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Would you like to know more? The effect of personalized wildfire risk information and social comparisons on information-seeking behavior in the wildland–urban interface

James Meldrum, Hannah Brenkert-Smith (), Patricia A. Champ (), Jamie Gomez (), Hilary Byerly (), Lilia Falk () and Christopher M. Barth ()
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Hannah Brenkert-Smith: University of Colorado Boulder
Patricia A. Champ: U.S.D.A. Forest Service
Jamie Gomez: West Region Wildfire Council
Hilary Byerly: University of Colorado Boulder
Lilia Falk: West Region Wildfire Council
Christopher M. Barth: U.S. Bureau of Land Management – Montana/Dakotas, Fire and Aviation Management

Natural Hazards: Journal of the International Society for the Prevention and Mitigation of Natural Hazards, 2021, vol. 106, issue 3, No 18, 2139-2161

Abstract: Abstract Private landowners are important actors in landscape-level wildfire risk management. Accordingly, wildfire programs and policy encourage wildland–urban interface homeowners to engage with local organizations to properly mitigate wildfire risk on their parcels. We investigate whether parcel-level wildfire risk assessment data, commonly used to inform community-level planning and resource allocation, can be used to “nudge” homeowners to engage further with a regional wildfire organization. We sent 4564 households in western Colorado a letter that included varying combinations of risk information about their community, their parcels, and their neighbors’ parcels, and we measured follow-up visits to a personalized “Web site”. We find that the effect of providing parcel-specific information depends on baseline conditions: Informing homeowners about their property’s wildfire risk increases information-seeking among homeowners of the highest-risk parcels by about 5 percentage points and reduces information-seeking among homeowners of lower-risk parcels by about 6 percentage points. Parcel-specific information also increases the overall response in the lowest risk communities by more than 10 percentage points. Further, we find evidence of a 6-percentage point increase in response rate associated with receiving a social comparison treatment that signals neighboring properties as being either low or moderate risk on average. These results, especially considered against the 13 percent overall average response rate, offer causal evidence that providing parcel-specific wildfire risk information can influence behavior. As such, we demonstrate the effectiveness of simple outreach in engaging wildland–urban interface homeowners with wildfire risk professionals in ways that leverage existing data.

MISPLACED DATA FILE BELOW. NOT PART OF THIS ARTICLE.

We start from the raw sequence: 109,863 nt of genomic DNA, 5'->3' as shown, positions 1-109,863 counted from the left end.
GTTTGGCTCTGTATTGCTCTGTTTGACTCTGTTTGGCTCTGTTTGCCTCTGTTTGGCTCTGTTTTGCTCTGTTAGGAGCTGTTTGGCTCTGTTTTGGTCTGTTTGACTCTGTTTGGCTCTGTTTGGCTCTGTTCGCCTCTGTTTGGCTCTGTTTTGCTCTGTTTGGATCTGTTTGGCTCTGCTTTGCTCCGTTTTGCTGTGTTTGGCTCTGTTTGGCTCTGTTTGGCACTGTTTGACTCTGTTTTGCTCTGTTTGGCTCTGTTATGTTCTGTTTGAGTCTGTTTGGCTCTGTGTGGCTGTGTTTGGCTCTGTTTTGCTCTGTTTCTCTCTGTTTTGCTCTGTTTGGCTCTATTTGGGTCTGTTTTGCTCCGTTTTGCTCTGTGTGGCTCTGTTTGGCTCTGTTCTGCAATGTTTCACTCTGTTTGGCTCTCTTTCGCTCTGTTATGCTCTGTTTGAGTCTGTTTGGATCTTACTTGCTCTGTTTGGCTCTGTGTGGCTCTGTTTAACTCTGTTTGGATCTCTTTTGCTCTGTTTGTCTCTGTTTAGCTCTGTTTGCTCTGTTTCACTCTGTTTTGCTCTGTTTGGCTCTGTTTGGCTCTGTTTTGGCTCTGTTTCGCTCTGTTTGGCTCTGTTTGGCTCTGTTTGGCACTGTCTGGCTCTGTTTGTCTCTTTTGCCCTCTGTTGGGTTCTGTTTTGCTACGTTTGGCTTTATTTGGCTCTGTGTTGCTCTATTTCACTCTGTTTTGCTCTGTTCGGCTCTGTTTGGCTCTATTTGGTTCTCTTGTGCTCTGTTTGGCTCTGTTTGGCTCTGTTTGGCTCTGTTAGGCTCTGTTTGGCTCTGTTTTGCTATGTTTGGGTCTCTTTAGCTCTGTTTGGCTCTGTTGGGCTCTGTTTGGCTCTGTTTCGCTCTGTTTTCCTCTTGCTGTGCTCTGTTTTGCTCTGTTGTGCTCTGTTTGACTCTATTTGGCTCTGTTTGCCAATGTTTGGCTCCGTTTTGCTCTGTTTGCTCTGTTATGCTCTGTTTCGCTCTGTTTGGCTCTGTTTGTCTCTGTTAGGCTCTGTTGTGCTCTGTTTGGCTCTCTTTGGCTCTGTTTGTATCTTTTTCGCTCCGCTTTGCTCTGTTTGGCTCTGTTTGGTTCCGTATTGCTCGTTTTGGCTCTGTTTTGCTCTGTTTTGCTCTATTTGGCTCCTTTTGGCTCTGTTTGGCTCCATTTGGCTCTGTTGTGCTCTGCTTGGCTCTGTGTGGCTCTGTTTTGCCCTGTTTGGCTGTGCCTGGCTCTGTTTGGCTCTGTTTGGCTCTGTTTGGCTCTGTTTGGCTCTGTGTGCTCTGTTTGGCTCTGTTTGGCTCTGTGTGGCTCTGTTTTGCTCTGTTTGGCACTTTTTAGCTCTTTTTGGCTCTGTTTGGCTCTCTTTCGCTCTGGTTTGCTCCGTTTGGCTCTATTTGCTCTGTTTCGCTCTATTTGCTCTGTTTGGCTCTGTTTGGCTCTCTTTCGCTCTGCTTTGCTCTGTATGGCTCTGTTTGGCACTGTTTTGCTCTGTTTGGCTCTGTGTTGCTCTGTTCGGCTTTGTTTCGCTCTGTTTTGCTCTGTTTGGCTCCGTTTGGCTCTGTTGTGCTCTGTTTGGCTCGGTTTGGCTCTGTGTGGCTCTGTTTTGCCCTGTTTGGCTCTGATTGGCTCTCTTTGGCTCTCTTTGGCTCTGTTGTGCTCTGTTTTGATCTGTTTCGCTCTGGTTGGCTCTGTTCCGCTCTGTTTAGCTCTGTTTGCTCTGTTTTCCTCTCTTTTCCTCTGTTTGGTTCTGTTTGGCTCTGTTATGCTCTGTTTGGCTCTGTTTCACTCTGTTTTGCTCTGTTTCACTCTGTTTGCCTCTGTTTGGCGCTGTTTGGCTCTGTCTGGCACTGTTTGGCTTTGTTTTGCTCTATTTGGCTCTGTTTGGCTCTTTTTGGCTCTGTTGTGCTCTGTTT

Keywords: Nudge; Information-seeking; Public engagement; Wildland fire; Personalized information; Social comparison (search for similar items in EconPapers)
Date: 2021
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DOI: 10.1007/s11069-021-04534-x

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